Smashing Design, an online magazine for web designers and developers, argues in Designing for the Tactile Experience that new and evolving technologies must be mindful of incorporating tactile and motor interactions. Several times, the author emphasizes that meaning is found in our experience of the world, not only in how we act in it, but how it acts upon us. If we are not physically interacting with the world, our experience is being very limited.
In 2016, NPR reported on a 2014 study that showed college students taking lecture notes by hand did better on “concept-application” tests, wherein they were required to apply the lecture information to an open-ended question.The difference in results held true even when the students were given time to review their notes between the time of the lecture and the test.
The need for a tactile relationship to #deeperlearning applies even (more?) at young ages. A 2012 study of preliterate five-year-olds tested the recall of children who were assigned to one of typing, tracing, or printing letters and shapes. fMRI scans showed that a letter recall task recruited the “reading circuit” area of the brain only in the children who had handwritten the letter.
There is a growing recognition within K-12 education that “making” is not only fun, it also aids learning. In addition to the general trend toward “makerspaces” in schools and communities, Harvard University’s Graduate School of Education has a Project Zero initiative underway called Agency by Design, which is “investigating the promises, practices, and pedagogies of maker-centered learning experiences.”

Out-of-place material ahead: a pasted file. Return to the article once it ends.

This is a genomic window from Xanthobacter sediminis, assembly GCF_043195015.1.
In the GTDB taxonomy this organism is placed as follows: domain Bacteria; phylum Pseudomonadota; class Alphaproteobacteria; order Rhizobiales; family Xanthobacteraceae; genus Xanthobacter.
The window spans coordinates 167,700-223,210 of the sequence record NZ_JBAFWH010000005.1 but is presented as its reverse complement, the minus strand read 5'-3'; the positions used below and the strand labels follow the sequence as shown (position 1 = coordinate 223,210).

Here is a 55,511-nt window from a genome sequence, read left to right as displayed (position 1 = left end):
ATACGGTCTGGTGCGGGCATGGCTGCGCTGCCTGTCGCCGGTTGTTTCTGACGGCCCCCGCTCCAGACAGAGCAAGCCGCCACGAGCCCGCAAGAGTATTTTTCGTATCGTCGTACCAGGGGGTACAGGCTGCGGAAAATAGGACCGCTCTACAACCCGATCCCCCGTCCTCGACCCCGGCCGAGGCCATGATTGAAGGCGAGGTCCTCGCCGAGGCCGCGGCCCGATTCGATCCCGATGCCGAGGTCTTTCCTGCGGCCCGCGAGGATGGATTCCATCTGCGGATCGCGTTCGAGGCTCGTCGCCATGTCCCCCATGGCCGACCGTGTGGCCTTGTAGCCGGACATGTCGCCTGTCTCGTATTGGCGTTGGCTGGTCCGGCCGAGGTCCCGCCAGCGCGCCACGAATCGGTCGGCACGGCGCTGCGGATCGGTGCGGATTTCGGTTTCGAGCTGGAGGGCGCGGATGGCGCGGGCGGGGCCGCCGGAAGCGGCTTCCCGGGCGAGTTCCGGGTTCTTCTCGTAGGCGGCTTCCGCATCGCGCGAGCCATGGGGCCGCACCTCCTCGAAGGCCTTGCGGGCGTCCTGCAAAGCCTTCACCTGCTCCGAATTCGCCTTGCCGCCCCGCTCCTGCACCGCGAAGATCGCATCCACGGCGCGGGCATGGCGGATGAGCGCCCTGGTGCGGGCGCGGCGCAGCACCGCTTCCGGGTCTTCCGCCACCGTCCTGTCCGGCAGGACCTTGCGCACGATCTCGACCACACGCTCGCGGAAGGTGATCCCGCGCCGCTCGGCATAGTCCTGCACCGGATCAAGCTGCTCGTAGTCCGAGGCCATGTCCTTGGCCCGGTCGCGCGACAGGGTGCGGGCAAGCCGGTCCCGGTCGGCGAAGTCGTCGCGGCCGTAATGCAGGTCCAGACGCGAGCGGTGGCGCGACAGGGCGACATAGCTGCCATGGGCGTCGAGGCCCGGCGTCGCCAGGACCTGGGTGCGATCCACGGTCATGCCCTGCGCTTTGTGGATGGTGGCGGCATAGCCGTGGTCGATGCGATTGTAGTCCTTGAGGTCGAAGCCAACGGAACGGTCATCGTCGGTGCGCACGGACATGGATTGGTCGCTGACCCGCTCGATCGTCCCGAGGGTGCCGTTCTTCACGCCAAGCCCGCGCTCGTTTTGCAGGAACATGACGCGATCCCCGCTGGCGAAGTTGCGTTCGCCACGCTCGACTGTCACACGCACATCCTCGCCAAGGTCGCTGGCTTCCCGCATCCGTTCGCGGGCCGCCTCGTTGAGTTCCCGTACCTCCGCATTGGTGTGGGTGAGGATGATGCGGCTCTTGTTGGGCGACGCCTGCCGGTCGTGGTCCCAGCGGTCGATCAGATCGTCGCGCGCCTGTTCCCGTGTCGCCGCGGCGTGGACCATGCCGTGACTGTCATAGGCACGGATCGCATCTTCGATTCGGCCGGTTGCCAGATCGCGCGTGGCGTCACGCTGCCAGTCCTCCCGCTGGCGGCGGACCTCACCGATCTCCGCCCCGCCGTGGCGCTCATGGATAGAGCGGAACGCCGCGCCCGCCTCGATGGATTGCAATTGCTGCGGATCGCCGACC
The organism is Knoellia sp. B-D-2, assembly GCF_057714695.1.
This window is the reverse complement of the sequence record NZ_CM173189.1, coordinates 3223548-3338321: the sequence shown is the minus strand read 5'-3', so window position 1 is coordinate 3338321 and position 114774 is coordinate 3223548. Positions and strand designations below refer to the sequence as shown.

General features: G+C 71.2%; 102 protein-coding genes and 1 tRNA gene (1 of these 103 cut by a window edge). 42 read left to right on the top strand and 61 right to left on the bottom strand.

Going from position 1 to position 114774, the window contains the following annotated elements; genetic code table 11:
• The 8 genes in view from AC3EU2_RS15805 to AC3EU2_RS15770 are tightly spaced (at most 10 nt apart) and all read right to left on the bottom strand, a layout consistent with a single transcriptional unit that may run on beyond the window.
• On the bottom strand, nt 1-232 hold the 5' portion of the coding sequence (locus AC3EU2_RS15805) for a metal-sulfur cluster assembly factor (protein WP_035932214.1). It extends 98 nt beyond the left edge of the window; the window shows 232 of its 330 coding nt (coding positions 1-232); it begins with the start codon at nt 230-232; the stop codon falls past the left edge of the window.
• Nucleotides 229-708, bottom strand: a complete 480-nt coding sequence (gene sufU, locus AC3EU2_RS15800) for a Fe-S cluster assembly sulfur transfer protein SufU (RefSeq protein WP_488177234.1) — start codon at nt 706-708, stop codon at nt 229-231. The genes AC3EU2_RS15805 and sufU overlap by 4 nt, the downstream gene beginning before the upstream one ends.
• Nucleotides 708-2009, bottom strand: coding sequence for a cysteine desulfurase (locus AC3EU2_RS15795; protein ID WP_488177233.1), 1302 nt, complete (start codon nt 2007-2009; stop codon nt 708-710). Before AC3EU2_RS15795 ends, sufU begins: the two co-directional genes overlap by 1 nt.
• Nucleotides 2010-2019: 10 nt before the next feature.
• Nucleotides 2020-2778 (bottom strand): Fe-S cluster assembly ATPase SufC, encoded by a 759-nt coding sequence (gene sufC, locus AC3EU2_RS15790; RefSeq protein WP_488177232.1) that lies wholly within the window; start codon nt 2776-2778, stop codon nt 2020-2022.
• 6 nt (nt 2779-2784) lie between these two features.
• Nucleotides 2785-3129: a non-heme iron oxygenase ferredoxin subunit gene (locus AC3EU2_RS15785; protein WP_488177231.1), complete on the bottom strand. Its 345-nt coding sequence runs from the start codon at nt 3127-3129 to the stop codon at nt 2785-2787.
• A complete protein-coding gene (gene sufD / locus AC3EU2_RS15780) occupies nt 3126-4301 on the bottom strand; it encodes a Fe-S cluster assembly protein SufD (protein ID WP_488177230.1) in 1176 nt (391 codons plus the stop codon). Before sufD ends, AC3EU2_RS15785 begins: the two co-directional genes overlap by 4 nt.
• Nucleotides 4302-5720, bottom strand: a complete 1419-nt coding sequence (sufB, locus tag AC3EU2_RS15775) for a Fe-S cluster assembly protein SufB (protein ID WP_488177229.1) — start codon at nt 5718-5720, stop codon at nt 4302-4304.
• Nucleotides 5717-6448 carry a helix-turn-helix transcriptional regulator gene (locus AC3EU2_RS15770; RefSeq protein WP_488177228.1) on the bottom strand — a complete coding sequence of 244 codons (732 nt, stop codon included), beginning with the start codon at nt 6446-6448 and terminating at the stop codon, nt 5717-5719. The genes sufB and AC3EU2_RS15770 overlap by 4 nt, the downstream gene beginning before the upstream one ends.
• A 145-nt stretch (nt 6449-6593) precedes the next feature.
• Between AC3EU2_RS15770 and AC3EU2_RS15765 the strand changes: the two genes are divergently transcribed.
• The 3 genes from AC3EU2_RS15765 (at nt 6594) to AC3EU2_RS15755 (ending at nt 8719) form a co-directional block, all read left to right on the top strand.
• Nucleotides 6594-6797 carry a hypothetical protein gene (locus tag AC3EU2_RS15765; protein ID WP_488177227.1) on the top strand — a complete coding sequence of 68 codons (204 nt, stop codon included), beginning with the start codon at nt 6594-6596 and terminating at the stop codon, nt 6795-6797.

I say a hearty amen to Terry’s “Theoria (thinking), Poiesis (making), & Praxis (Doing).”
I’ve been reflecting on my most recent post and the one before, which discuss work spaces, including classrooms. As I write this, I am in the midst of preparing our home to be sold. To make it more appealing, we have recently updated bathrooms and the laundry room. We are painting the walls to neutral colors. Not my preference, but what buyers want to see.
As I have made decisions on various elements, I have been apathetic. “Is the granite beige enough? It will do.” “Is it a faucet? Does water run through it? Sold.” The updated rooms look fresh and current, so are a success. At the same time, I have no particular attachment to them, as I expect to be vacating this home in a few months. And, since I didn’t improve the spaces for my own enjoyment, the changes don’t reflect “me.”
In contrast, my experience when we remodeled our kitchen several years was joyous. It was thrilling to choose countertops, cabinets, appliances, paint colors… I still love my kitchen.
My colleague Sheri Edwards zoomed out further on this discussion. As she puts it, we need a “thoughtful pedagogy” that focuses on learner-centered design. Classroom design is just one part of the picture.